Blow for Lilly after FDA panel uncertain over RA drug bariticinib

Eli Lilly is still trying to revive its rheumatoid arthritis pill baricitinib after the FDA rejected it last year, approval seems far from certain after a panel of experts voted against a licence in a higher dose.

Developed in partnership with Incyte, baricitinib had been tipped as a blockbuster until it ran into trouble with the FDA last year because of safety concerns, although it has been approved in Europe.

The FDA last year asked for further data to give an indication of the most appropriate dose, but the regulator had a change of heart and allowed Lilly to refile without the additional data.

Instead Lilly has come back with a fresh analysis of existing data that it says supports doses of 4mg daily, or 2mg for those patients that do well on the higher dose.

But the FDA’s Arthritis Advisory Committee said baricitinib was effective at the 4mg dose but rejected it because of safety concerns.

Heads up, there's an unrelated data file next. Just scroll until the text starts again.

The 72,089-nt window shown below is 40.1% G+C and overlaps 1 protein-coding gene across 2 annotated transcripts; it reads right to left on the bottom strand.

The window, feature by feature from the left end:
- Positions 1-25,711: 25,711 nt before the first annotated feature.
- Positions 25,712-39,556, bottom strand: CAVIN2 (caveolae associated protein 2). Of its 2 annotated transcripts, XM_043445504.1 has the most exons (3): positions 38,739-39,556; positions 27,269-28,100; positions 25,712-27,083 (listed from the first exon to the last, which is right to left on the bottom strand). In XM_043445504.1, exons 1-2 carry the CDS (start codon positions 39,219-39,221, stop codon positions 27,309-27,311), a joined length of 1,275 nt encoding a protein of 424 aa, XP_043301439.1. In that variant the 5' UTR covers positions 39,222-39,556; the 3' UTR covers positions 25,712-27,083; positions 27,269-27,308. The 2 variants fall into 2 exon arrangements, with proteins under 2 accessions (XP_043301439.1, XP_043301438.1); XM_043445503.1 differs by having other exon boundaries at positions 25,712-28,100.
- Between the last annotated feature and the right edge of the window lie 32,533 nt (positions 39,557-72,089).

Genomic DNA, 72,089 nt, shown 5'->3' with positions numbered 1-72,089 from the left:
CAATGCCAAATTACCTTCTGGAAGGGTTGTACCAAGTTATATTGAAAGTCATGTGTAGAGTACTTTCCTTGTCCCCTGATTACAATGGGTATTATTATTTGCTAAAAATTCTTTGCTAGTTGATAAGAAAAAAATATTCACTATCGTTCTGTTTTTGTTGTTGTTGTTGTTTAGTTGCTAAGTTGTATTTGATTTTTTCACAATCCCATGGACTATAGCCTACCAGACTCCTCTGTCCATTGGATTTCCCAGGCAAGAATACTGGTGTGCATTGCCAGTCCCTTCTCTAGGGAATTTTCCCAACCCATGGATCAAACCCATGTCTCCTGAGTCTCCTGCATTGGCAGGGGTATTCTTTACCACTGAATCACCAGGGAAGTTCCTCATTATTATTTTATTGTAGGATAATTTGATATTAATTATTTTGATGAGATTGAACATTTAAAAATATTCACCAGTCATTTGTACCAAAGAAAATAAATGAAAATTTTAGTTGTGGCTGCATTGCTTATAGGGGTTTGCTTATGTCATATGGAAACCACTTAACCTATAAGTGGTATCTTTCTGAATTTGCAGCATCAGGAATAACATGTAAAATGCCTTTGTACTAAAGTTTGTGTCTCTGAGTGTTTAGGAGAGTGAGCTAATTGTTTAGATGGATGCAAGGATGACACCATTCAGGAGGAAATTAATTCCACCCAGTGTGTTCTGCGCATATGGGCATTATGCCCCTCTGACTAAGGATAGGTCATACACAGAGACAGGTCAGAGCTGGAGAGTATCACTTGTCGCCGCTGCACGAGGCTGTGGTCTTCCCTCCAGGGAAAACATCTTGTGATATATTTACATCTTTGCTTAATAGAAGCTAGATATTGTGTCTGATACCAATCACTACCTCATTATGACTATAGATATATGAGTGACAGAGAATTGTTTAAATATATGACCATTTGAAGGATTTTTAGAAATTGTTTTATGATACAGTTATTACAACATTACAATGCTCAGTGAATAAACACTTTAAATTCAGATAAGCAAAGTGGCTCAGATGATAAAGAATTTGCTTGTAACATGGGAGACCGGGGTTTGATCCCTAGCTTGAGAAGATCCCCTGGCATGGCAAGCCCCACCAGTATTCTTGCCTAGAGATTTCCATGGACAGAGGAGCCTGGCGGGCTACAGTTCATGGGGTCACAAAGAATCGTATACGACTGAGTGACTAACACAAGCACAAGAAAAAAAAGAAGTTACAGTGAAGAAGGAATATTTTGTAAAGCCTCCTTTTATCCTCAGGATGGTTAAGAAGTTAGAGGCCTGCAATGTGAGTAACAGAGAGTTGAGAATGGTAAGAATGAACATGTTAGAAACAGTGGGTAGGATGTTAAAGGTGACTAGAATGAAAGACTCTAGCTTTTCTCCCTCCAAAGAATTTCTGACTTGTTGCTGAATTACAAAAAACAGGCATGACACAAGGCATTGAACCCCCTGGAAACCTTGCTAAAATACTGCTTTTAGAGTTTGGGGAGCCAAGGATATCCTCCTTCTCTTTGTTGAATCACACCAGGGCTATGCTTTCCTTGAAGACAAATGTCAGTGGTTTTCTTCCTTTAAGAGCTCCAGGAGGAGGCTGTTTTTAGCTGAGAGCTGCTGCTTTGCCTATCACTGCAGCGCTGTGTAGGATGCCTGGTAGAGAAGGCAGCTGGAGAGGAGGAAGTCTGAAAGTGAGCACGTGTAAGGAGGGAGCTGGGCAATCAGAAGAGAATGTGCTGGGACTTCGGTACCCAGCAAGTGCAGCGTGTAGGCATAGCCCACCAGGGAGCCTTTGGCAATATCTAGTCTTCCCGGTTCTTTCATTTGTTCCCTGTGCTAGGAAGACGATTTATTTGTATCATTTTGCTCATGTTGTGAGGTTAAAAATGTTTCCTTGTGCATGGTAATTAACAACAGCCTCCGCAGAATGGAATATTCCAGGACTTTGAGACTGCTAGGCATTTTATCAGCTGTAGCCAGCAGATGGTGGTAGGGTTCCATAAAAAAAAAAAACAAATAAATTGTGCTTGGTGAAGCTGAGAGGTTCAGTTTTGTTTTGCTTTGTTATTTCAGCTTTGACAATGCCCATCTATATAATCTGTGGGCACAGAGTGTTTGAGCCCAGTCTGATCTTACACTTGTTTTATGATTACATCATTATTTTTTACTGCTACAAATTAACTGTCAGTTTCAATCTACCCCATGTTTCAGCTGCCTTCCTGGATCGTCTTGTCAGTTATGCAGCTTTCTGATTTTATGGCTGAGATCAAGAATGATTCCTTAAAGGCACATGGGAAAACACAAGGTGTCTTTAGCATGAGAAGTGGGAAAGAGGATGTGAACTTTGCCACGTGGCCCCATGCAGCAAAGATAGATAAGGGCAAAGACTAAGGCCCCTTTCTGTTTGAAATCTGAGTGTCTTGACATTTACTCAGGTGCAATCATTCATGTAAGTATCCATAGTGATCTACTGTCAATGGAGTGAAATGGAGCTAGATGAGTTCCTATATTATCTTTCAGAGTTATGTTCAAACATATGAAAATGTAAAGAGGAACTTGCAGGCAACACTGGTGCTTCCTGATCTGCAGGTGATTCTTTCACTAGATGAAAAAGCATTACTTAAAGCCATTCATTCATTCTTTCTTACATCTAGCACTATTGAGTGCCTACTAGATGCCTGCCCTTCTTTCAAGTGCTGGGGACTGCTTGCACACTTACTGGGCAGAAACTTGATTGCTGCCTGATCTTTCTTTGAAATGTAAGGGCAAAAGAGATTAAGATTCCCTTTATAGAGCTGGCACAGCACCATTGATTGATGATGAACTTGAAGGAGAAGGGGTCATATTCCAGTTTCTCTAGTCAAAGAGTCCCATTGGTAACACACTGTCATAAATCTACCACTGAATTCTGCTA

In the vote yesterday 10 committee members voted in favour of the risk/benefit balance of the 2mg dose, while five voted against.

But at 4m dose, 10 committee members voted against approval, with five saying it should be approved.

The FDA is not bound to follow the advice of its committees, and it is anybody’s guess whether baricitinib will be approved.

While the FDA usually does follow the advice of these committees, the regulator sometimes comes to different conclusions.

In this case the committee’s split voting makes the regulator’s job even harder as it balances the benefits of baricitinib, and concerns that emerged about a potential thromboembolism safety signal.

All this will make it even harder for Lilly if the drug does get to the market – Pfizer’s rival JAK inhibitor Xeljanz (tofacitinib) is already well established on the market and there are plenty of other disease-modifying anti-rheumatic drugs to choose from.

Analysts have virtually written off baricitinib’s potential, saying that even if it is approved it will have a label that will make it unattractive to doctors and patients.

And with other competitors in the pipeline, the prediction is that baricitinib will struggle to find traction in an increasingly competitive market.

“This could be a positive for competitors such as AbbVie and Gilead and Galapagos that have their own oral JAK inhibitors in late-stage development,” wrote Credit Suisse analysts, cited by Reuters.

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